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Vice President Stowe to retire

Barbara G. Stowe
Barbara G. Stowe
Photo / Richard Howard

MIT President Susan Hockfield has announced that Barbara G. Stowe, vice president for resource development, will retire at the end of the academic year, after 11 years as vice president and nearly 25 years at MIT.

In making the announcement at the annual meeting of the Corporation Development Committee on Tuesday, Nov. 15, Hockfield said, "Barbara's vision of MIT's fund-raising aspirations has transformed our place in the philanthropic universe. She has done so with a deep institutional and personal wisdom that has guided senior officers and the resource development staff in setting strategies and making the best possible case for the Institute. The extraordinary success of the Campaign for MIT is an example of how she helped us raise the bar and then exceed even that goal. Perhaps most importantly, she has kept us true to the underlying spirit of philanthropy -- which is based on shared values and trust."

Noting that Stowe had postponed her retirement plans for several months, Hockfield said, "Barbara very kindly agreed to stay on for a longer period than she had originally intended, to introduce me to fund raising at MIT, including visits with some of our most generous benefactors. I am extraordinarily grateful for her willingness to do so, and for her guidance in this and many other facets of MIT."

Stowe joined MIT in 1981 as director of health sciences development, after several years of fund-raising work at research universities and health-care organizations. In 1986 she became assistant dean for resource development in the School of Humanities, Arts and Social Sciences. In 1988, she became director of foundation relations for the Institute, during which time she strengthened and enhanced the overall program of identifying, cultivating and raising donations from foundations -- with a particular focus on matching MIT's academic priorities with the strategic priorities of foundations. In 1991, she became director of foundation relations and development services, with primary fund-raising responsibility for major gifts from alumni in Europe and the Middle East. In 1994, then-President Charles M. Vest appointed her vice president for resource development.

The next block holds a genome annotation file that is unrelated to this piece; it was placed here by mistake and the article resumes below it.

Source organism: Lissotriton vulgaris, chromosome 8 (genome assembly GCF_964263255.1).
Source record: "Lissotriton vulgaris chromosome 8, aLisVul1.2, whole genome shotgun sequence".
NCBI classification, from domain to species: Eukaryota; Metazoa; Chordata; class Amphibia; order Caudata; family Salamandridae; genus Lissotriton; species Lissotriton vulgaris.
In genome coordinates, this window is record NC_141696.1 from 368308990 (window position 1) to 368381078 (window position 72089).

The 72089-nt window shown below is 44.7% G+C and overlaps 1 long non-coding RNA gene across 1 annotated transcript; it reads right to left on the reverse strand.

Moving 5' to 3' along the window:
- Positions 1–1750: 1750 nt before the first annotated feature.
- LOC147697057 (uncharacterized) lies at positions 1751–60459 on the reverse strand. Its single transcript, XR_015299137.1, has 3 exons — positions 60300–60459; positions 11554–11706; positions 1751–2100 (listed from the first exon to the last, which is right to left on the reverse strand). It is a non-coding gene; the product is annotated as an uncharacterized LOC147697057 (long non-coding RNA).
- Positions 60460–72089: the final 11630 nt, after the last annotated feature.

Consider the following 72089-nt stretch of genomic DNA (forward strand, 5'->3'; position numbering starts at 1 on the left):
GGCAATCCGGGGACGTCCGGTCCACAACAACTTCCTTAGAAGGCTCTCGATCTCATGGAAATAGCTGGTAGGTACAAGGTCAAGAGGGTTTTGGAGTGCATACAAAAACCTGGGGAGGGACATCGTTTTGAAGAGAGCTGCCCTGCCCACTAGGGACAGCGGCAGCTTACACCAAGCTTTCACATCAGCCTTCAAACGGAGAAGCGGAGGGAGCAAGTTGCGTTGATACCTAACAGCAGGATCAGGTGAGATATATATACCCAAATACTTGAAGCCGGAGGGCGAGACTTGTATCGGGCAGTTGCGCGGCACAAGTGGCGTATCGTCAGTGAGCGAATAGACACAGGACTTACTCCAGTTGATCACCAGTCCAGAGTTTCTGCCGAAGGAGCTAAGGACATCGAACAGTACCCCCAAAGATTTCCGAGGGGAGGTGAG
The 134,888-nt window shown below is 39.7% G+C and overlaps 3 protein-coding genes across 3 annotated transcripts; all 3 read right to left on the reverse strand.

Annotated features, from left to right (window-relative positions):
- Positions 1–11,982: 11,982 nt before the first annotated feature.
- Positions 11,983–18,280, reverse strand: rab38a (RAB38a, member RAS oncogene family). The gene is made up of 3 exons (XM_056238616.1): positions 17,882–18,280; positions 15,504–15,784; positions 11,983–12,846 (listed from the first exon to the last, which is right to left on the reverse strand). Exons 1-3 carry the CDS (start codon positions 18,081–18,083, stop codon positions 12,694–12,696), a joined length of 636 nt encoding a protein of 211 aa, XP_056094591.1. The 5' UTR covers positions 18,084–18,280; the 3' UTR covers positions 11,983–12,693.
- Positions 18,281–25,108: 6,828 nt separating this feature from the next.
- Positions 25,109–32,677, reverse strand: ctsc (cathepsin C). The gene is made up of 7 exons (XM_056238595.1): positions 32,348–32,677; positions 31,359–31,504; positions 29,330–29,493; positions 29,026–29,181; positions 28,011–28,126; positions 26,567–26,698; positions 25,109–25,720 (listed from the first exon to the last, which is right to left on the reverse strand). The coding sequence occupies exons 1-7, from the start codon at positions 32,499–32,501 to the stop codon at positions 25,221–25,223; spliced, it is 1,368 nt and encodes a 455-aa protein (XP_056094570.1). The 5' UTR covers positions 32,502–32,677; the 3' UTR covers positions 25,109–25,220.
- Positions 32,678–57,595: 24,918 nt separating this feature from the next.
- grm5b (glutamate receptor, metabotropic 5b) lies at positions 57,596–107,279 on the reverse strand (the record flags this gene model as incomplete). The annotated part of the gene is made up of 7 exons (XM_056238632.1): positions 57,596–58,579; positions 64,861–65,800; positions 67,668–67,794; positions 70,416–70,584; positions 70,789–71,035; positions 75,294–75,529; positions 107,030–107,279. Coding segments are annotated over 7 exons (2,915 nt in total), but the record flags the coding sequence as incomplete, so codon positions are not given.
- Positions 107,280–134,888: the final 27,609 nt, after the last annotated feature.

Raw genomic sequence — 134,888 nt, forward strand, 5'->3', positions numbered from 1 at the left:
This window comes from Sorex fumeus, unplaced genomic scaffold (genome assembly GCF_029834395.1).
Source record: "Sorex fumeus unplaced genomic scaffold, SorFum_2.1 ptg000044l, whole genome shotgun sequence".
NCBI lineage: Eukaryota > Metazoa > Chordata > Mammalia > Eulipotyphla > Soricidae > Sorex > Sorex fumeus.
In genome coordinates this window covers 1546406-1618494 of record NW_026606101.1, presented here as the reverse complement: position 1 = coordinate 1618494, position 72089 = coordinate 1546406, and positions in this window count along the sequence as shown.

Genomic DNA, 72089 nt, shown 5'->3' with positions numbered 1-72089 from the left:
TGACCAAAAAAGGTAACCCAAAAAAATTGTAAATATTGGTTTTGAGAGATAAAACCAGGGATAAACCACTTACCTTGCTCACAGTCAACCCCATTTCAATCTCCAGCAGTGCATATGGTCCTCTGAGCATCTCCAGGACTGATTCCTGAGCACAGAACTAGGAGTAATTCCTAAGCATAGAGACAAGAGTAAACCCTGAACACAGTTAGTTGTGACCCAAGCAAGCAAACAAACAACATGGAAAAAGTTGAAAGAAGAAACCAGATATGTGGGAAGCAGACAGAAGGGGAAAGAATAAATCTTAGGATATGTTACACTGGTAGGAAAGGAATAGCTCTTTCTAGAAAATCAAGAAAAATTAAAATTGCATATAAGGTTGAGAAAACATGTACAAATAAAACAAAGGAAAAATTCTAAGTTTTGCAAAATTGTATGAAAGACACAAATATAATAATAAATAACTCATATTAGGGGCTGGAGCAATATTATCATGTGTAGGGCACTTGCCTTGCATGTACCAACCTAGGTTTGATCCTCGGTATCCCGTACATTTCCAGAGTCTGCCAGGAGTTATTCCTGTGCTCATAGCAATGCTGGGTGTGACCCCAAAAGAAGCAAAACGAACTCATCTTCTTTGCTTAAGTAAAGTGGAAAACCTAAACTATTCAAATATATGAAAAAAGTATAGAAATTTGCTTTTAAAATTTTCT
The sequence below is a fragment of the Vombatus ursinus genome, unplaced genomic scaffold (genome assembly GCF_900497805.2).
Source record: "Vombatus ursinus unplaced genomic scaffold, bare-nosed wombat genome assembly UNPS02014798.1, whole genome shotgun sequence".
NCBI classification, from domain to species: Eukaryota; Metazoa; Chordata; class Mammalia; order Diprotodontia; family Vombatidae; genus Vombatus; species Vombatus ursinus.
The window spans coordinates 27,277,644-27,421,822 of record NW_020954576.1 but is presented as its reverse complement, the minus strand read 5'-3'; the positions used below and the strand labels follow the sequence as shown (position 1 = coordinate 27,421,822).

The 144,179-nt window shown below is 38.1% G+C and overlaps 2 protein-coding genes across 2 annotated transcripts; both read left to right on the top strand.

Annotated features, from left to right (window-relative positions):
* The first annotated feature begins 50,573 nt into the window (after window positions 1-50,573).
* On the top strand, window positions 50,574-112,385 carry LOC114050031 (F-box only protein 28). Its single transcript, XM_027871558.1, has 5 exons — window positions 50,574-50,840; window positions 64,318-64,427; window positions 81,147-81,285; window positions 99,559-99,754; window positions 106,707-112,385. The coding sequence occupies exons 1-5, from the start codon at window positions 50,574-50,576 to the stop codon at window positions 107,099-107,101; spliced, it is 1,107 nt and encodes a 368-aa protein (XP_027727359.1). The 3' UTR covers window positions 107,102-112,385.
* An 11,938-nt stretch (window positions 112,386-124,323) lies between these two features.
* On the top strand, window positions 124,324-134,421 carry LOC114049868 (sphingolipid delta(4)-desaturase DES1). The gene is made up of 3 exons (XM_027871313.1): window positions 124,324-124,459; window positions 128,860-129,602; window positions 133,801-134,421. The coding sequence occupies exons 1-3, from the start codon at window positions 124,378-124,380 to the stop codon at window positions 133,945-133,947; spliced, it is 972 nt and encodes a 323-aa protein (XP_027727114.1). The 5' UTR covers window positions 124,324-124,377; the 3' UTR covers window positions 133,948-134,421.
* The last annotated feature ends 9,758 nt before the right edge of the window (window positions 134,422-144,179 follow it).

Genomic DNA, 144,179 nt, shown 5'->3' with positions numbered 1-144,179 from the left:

Vest commented, "Barbara Stowe has been amazingly effective as MIT's vice president for resource development. Under her leadership, MIT conducted a highly successful $2 billion capital campaign and moved us into a new league in private support. She has combined a strategic and analytical approach to fund raising with keen insights and appreciation of donors, faculty and staff. She brought to her difficult work a gracefulness and spirit of optimism that was infectious. She won friends, admirers and volunteers for MIT as well as financial donors. She realized the potential of MIT to receive major support from the international community, when many others doubted the potential for doing so. Finally, she was one of my closest and most trusted advisors, and I relied heavily on the wisdom, accuracy and candor of her advice."

A key element in the success of the campaign was her transformation of MIT's private donor base from its traditional reliance on corporate and foundation giving to an emphasis on gifts from alumni and friends. During that campaign, MIT raised more dollars per alumnus and more dollars per fund-raising staff than any of the other universities with $2 billion campaigns at that time.

An honorary member of the MIT Alumni Association, Stowe is member of the board of Management Sciences for Health, and a member of the Council for the Advancement and Support of Education and the Association of Development Officers of Urban Universities.

A version of this article appeared in MIT Tech Talk on November 16, 2005 (download PDF).

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